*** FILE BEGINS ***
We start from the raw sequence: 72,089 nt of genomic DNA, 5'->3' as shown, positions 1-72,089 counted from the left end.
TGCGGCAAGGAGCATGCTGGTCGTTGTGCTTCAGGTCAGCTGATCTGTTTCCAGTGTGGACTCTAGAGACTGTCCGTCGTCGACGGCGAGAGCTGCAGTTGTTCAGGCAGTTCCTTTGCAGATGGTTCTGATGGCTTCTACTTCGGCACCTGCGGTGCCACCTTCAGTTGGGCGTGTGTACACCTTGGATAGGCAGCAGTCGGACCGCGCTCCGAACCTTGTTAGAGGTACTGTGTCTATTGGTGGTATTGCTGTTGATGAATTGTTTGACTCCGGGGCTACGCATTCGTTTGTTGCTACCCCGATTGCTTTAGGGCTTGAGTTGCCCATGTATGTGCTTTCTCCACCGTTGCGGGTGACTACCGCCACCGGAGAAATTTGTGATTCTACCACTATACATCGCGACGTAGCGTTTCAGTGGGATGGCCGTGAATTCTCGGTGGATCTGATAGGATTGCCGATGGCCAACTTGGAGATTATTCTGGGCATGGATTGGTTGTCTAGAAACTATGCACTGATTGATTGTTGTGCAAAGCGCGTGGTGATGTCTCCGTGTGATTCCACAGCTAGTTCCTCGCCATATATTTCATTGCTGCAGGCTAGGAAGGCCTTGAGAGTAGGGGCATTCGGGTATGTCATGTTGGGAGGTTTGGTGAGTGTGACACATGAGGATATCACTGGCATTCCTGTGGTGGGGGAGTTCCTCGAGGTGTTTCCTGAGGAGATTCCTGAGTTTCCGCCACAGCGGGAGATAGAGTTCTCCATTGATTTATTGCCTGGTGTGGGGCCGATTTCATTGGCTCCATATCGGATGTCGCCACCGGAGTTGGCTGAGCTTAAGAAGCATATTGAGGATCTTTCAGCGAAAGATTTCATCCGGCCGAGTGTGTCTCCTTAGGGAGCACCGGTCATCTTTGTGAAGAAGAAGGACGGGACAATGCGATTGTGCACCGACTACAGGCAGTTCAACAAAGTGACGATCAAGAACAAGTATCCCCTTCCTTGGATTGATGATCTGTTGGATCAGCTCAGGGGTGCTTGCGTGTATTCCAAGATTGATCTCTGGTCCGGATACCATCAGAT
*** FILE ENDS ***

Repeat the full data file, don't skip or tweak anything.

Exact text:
We start from the raw sequence: 72,089 nt of genomic DNA, 5'->3' as shown, positions 1-72,089 counted from the left end.
TGCGGCAAGGAGCATGCTGGTCGTTGTGCTTCAGGTCAGCTGATCTGTTTCCAGTGTGGACTCTAGAGACTGTCCGTCGTCGACGGCGAGAGCTGCAGTTGTTCAGGCAGTTCCTTTGCAGATGGTTCTGATGGCTTCTACTTCGGCACCTGCGGTGCCACCTTCAGTTGGGCGTGTGTACACCTTGGATAGGCAGCAGTCGGACCGCGCTCCGAACCTTGTTAGAGGTACTGTGTCTATTGGTGGTATTGCTGTTGATGAATTGTTTGACTCCGGGGCTACGCATTCGTTTGTTGCTACCCCGATTGCTTTAGGGCTTGAGTTGCCCATGTATGTGCTTTCTCCACCGTTGCGGGTGACTACCGCCACCGGAGAAATTTGTGATTCTACCACTATACATCGCGACGTAGCGTTTCAGTGGGATGGCCGTGAATTCTCGGTGGATCTGATAGGATTGCCGATGGCCAACTTGGAGATTATTCTGGGCATGGATTGGTTGTCTAGAAACTATGCACTGATTGATTGTTGTGCAAAGCGCGTGGTGATGTCTCCGTGTGATTCCACAGCTAGTTCCTCGCCATATATTTCATTGCTGCAGGCTAGGAAGGCCTTGAGAGTAGGGGCATTCGGGTATGTCATGTTGGGAGGTTTGGTGAGTGTGACACATGAGGATATCACTGGCATTCCTGTGGTGGGGGAGTTCCTCGAGGTGTTTCCTGAGGAGATTCCTGAGTTTCCGCCACAGCGGGAGATAGAGTTCTCCATTGATTTATTGCCTGGTGTGGGGCCGATTTCATTGGCTCCATATCGGATGTCGCCACCGGAGTTGGCTGAGCTTAAGAAGCATATTGAGGATCTTTCAGCGAAAGATTTCATCCGGCCGAGTGTGTCTCCTTAGGGAGCACCGGTCATCTTTGTGAAGAAGAAGGACGGGACAATGCGATTGTGCACCGACTACAGGCAGTTCAACAAAGTGACGATCAAGAACAAGTATCCCCTTCCTTGGATTGATGATCTGTTGGATCAGCTCAGGGGTGCTTGCGTGTATTCCAAGATTGATCTCTGGTCCGGATACCATCAGAT